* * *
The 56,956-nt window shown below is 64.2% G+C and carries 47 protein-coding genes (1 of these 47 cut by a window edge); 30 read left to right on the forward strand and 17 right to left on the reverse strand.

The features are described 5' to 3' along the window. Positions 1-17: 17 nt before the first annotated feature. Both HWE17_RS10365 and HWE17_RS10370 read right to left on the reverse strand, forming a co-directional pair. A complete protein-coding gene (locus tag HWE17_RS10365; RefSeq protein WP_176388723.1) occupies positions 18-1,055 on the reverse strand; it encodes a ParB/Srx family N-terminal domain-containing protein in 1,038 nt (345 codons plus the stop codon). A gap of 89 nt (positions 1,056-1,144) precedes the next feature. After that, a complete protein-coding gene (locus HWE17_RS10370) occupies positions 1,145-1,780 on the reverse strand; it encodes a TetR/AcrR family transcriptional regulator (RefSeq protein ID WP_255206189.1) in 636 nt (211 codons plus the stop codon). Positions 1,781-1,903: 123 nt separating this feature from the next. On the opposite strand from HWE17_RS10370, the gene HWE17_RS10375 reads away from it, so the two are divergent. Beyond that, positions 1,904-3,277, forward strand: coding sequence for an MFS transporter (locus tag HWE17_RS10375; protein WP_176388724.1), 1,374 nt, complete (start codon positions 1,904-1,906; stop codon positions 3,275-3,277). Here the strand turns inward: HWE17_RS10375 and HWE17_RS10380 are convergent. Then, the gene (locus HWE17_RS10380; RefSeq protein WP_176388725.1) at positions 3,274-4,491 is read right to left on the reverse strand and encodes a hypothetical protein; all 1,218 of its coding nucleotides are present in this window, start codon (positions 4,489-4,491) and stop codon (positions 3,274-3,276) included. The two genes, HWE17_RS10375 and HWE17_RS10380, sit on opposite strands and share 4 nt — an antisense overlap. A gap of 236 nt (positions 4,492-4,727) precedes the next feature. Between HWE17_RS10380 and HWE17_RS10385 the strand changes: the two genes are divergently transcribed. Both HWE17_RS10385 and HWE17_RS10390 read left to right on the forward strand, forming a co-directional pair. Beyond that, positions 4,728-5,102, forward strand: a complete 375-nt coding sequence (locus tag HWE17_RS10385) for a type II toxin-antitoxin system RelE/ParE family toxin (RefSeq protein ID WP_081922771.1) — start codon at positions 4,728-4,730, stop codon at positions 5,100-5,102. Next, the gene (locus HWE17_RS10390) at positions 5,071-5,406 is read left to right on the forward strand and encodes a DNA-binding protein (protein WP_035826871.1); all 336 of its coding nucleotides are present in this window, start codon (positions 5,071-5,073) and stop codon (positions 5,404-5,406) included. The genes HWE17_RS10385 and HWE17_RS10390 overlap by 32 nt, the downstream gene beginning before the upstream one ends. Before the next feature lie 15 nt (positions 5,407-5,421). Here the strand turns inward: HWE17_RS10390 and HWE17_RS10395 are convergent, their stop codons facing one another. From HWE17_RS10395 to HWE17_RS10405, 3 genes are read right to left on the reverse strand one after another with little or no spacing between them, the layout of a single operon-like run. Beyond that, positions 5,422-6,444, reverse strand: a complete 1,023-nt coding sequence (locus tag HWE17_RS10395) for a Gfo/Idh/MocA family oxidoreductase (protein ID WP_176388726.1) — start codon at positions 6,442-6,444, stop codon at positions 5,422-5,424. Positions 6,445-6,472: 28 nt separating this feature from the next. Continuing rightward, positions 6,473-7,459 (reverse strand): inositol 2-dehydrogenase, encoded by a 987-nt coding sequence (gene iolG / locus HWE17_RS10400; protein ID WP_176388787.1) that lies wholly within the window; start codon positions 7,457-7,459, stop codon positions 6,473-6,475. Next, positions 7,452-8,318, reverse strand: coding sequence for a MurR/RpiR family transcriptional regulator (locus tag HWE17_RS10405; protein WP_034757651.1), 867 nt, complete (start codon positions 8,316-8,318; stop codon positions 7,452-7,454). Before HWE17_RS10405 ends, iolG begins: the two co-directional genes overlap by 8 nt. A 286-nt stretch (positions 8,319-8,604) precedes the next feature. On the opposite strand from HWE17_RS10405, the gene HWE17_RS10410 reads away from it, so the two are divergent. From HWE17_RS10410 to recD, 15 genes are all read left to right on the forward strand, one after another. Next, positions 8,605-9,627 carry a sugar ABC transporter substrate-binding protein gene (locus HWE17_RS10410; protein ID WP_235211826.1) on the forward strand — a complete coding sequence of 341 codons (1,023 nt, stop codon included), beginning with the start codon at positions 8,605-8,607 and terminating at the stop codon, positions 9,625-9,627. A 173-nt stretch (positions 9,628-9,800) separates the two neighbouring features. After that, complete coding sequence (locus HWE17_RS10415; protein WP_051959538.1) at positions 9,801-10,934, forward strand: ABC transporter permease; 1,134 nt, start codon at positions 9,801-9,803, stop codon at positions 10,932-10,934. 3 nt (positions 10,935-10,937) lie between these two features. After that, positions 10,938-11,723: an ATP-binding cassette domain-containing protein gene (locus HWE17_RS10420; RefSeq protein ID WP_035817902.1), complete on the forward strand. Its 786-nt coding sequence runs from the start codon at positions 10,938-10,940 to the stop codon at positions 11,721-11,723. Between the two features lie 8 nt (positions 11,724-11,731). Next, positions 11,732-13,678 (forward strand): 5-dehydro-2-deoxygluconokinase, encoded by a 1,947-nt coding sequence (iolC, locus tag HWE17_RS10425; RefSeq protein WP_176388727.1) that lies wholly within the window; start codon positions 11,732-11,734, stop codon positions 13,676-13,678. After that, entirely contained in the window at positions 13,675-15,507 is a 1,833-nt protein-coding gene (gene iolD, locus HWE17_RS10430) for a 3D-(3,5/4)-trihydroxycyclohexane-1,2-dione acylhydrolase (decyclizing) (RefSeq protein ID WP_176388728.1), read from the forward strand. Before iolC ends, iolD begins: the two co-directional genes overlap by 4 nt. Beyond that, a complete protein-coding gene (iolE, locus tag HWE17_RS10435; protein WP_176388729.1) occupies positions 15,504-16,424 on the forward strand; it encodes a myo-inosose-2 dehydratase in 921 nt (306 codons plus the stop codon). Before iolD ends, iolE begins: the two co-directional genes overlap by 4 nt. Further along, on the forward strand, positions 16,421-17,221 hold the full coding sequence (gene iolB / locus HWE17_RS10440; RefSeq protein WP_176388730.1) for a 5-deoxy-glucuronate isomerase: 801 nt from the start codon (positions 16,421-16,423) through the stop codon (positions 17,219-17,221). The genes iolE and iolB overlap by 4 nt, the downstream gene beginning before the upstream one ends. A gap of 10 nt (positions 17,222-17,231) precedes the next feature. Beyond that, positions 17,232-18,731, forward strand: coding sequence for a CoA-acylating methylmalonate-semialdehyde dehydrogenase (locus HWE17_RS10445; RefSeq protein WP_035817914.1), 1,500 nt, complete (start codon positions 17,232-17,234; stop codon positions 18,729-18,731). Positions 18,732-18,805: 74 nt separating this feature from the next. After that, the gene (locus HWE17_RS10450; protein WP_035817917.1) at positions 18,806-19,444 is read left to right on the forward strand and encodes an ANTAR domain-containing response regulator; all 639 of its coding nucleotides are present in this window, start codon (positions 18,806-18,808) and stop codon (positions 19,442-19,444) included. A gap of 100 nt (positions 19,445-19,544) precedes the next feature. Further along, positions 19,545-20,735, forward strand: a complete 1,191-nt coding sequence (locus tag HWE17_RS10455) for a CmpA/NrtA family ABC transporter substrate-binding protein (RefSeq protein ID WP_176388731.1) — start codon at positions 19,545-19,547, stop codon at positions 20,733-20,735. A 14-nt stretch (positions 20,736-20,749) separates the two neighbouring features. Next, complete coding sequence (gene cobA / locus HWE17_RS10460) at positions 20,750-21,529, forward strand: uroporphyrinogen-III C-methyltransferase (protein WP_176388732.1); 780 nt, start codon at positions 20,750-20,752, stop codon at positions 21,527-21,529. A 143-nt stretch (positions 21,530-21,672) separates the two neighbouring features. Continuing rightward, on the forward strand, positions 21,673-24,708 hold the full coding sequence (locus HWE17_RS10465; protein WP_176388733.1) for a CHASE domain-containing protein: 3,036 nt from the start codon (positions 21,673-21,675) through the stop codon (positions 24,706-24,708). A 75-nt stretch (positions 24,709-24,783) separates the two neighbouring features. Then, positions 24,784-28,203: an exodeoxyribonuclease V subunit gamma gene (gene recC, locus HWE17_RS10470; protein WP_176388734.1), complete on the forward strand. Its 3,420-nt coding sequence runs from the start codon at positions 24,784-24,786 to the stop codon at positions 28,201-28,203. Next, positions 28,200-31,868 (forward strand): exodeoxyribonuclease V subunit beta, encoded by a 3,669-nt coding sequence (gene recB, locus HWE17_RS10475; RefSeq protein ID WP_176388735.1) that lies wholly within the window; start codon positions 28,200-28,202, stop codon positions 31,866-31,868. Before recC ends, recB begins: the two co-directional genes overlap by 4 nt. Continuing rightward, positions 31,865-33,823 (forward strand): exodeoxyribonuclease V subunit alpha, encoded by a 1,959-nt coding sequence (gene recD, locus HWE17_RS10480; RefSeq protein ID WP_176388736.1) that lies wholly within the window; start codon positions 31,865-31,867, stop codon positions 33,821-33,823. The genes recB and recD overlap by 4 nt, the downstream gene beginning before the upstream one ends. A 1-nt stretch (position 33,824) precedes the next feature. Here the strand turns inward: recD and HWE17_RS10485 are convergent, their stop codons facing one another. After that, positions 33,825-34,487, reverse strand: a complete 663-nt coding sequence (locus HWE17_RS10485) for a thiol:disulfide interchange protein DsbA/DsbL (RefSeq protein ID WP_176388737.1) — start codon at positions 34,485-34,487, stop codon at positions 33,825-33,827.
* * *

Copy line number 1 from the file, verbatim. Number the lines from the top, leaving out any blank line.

The 56,956-nt window shown below is 64.2% G+C and carries 47 protein-coding genes (1 of these 47 cut by a window edge); 30 read left to right on the forward strand and 17 right to left on the reverse strand.